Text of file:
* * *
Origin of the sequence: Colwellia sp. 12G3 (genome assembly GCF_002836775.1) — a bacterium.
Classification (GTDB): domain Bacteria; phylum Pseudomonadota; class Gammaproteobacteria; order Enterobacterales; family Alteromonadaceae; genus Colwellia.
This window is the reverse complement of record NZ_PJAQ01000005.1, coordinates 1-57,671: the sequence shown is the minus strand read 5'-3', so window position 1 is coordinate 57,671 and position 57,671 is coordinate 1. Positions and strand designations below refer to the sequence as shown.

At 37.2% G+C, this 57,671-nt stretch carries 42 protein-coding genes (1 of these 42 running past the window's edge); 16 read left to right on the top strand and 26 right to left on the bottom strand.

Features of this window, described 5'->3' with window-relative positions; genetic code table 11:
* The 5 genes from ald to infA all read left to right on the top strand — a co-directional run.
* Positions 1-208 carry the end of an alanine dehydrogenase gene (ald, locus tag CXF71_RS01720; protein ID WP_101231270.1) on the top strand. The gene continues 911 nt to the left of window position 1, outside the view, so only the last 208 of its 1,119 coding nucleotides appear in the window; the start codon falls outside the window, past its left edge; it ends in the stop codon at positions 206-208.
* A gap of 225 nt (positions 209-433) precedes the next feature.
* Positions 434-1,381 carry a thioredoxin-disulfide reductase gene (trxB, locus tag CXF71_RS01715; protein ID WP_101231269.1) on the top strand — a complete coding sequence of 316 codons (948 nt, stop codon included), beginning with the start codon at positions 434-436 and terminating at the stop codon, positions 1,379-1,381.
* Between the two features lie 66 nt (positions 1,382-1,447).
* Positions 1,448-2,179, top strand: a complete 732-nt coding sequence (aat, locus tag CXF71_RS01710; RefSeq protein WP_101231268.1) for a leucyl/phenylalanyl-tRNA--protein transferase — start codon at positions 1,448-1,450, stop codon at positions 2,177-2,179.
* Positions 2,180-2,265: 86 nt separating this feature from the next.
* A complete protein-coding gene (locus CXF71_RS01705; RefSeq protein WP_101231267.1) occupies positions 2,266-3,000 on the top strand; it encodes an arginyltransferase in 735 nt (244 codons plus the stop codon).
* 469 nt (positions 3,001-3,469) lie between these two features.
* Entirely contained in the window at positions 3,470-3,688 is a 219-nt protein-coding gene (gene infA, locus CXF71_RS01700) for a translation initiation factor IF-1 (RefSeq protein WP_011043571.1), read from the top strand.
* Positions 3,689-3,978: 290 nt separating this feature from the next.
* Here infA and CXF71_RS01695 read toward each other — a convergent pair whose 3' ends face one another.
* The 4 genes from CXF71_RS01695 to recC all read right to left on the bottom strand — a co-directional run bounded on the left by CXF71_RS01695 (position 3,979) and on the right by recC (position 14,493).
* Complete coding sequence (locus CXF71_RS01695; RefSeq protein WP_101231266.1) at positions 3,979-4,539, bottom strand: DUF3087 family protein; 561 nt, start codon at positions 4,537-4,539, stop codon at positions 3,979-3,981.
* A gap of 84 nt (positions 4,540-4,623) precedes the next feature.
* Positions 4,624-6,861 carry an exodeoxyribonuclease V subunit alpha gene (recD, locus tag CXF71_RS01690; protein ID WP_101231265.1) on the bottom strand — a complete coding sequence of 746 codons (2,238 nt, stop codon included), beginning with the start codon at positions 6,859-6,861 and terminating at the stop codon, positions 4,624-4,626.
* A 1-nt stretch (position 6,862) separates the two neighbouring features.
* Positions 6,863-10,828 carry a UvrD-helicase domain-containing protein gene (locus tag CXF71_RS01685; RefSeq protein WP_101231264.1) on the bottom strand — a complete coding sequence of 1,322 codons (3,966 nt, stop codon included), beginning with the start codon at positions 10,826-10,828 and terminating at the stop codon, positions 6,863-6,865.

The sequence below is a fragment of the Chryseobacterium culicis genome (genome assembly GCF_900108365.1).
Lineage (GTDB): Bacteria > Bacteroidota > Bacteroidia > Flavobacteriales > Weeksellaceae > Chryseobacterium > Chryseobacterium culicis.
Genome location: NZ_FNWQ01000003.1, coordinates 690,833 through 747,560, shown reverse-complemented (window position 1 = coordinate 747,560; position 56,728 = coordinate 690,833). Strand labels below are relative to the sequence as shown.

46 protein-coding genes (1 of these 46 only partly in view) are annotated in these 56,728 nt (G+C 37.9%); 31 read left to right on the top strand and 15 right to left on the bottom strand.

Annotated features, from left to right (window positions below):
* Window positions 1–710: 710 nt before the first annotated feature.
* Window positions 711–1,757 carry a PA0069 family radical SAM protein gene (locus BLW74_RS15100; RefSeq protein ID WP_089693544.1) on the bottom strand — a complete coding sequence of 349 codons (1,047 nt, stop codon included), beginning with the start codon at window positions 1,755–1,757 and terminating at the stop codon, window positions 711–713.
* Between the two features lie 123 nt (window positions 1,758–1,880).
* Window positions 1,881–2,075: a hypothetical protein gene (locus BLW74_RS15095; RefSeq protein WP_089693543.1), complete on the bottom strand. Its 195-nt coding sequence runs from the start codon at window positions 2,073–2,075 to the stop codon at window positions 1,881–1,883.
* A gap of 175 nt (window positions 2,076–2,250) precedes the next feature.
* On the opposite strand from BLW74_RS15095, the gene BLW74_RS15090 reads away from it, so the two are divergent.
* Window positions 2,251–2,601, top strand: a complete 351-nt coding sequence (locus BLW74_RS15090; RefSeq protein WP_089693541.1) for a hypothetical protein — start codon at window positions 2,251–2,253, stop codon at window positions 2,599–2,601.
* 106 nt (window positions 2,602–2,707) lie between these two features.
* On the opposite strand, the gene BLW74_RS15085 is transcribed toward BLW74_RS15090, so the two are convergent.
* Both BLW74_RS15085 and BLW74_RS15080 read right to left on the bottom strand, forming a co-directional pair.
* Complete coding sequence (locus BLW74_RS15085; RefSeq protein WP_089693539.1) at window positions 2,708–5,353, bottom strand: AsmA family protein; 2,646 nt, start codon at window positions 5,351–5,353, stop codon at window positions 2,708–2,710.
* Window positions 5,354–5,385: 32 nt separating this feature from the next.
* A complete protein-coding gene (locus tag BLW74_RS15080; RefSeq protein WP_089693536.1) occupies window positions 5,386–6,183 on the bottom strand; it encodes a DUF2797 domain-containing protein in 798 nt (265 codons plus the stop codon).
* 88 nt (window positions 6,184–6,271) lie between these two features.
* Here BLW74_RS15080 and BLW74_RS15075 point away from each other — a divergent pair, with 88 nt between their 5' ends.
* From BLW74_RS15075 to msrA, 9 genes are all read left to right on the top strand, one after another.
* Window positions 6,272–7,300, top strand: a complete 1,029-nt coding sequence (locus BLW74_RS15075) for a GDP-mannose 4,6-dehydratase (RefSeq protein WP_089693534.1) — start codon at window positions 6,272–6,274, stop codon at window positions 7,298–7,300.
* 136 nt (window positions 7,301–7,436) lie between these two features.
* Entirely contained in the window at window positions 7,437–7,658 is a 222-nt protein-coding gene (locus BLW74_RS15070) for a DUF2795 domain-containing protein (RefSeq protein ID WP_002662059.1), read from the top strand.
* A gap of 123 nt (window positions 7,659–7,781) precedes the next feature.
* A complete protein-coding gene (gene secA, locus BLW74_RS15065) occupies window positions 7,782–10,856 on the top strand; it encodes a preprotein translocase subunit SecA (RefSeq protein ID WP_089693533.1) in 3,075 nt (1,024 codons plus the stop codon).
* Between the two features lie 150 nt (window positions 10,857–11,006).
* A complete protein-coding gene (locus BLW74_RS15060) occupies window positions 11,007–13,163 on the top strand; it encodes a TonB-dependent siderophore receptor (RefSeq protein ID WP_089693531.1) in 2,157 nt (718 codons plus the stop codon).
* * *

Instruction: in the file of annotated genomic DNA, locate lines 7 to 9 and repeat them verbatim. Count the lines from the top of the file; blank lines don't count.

* Positions 1-208 carry the end of an alanine dehydrogenase gene (ald, locus tag CXF71_RS01720; protein ID WP_101231270.1) on the top strand. The gene continues 911 nt to the left of window position 1, outside the view, so only the last 208 of its 1,119 coding nucleotides appear in the window; the start codon falls outside the window, past its left edge; it ends in the stop codon at positions 206-208.
* A gap of 225 nt (positions 209-433) precedes the next feature.
* Positions 434-1,381 carry a thioredoxin-disulfide reductase gene (trxB, locus tag CXF71_RS01715; protein ID WP_101231269.1) on the top strand — a complete coding sequence of 316 codons (948 nt, stop codon included), beginning with the start codon at positions 434-436 and terminating at the stop codon, positions 1,379-1,381.